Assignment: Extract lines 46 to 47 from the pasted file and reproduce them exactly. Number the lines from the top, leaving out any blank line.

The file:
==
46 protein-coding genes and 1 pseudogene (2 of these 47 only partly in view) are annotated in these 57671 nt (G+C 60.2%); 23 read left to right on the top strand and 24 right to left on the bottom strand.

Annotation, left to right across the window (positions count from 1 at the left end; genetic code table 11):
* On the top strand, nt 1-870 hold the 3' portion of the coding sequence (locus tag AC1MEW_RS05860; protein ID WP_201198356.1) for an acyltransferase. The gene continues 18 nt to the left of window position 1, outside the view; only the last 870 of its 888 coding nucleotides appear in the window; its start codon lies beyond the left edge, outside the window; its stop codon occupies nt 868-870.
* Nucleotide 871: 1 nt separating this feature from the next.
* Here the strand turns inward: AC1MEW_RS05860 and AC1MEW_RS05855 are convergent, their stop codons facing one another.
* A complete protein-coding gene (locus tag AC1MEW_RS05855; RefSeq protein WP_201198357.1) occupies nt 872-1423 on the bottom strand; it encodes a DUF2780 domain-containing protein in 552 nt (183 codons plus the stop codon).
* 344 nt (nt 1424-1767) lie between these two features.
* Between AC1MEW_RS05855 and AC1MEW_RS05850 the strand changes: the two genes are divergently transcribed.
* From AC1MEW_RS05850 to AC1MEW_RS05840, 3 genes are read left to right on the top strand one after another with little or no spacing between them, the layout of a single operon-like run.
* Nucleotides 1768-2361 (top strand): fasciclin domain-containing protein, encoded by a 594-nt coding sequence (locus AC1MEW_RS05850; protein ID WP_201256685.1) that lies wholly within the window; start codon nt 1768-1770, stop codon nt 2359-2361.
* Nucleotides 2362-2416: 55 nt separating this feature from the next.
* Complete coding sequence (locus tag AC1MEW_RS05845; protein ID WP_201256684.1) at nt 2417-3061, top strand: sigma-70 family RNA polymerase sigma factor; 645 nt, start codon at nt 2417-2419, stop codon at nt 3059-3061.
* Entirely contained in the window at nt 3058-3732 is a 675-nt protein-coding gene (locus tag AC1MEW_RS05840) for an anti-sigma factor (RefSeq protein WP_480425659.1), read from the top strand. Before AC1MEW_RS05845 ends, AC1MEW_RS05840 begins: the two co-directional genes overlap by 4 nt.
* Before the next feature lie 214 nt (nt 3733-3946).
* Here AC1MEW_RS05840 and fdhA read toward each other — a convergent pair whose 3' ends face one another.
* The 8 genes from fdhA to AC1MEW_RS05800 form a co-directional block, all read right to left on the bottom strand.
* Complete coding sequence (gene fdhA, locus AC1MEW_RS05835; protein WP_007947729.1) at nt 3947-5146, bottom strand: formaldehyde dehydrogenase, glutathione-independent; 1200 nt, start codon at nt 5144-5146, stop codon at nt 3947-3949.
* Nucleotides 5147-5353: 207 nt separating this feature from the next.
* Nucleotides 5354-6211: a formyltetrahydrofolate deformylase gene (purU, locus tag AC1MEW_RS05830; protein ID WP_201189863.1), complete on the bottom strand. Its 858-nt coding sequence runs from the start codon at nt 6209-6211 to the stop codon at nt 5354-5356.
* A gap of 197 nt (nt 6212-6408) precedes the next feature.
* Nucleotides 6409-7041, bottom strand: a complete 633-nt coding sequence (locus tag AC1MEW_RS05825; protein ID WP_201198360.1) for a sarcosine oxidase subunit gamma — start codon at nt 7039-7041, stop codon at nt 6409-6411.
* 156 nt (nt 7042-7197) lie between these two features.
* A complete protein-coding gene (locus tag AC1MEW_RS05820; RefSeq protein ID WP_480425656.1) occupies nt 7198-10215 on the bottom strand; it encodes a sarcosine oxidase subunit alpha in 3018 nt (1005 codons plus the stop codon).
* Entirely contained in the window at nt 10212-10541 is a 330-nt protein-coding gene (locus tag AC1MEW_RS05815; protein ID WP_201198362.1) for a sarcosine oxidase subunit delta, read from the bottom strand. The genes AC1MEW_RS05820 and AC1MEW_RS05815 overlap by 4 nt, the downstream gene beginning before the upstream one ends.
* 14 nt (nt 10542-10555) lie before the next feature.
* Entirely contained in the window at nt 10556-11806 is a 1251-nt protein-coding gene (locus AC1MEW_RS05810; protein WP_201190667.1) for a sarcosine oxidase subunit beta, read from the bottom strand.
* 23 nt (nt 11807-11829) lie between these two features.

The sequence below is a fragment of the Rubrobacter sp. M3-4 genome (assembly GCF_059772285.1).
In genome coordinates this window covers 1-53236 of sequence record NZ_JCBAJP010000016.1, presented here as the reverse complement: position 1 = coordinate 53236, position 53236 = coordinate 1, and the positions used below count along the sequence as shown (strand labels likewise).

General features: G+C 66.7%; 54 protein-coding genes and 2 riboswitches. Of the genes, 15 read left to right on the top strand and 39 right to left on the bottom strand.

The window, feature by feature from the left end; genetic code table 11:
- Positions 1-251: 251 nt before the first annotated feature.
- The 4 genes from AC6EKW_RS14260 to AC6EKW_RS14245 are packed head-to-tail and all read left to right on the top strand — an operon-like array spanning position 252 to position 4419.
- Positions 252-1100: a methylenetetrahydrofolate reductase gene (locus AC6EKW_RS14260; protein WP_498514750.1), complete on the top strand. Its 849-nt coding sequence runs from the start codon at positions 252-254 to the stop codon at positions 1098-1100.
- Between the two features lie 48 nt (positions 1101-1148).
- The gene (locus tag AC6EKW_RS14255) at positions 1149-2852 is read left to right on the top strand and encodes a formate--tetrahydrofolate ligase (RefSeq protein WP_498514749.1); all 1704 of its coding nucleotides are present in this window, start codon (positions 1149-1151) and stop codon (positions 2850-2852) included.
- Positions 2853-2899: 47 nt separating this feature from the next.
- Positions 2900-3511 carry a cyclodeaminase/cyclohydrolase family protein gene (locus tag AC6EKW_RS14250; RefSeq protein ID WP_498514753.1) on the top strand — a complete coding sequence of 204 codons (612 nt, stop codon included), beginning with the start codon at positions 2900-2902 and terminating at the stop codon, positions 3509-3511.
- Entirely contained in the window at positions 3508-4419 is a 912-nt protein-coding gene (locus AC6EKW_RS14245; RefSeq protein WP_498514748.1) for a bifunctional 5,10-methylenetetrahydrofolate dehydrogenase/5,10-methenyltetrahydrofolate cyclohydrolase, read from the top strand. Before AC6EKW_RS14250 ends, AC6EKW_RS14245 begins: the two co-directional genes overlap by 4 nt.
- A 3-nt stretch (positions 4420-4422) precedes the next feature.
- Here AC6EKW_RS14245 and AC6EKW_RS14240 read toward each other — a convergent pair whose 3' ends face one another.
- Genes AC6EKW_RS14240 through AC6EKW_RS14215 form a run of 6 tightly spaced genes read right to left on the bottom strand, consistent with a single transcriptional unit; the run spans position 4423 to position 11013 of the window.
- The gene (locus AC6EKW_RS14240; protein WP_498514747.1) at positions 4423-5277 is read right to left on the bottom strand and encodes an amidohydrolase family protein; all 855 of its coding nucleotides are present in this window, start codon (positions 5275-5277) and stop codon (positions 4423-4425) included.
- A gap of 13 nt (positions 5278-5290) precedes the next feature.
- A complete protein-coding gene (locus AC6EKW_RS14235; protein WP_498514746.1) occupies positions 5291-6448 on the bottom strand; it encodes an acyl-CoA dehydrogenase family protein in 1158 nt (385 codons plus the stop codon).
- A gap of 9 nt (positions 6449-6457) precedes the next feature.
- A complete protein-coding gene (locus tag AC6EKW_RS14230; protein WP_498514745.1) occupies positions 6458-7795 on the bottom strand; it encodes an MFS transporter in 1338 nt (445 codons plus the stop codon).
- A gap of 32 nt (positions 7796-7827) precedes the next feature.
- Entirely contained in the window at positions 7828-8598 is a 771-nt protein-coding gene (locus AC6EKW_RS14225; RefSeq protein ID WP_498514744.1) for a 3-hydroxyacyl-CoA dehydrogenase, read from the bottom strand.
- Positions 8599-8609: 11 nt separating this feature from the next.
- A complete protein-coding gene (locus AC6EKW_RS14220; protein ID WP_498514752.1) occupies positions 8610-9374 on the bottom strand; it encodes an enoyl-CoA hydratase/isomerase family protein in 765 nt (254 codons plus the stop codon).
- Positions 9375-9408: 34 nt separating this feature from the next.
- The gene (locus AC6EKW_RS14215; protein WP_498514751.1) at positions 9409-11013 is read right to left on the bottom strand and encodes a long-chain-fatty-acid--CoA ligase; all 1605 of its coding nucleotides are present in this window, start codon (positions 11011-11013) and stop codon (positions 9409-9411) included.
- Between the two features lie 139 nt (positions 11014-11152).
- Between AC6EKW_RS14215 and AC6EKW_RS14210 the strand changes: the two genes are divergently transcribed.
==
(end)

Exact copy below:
- A gap of 9 nt (positions 6449-6457) precedes the next feature.
- A complete protein-coding gene (locus tag AC6EKW_RS14230; protein WP_498514745.1) occupies positions 6458-7795 on the bottom strand; it encodes an MFS transporter in 1338 nt (445 codons plus the stop codon).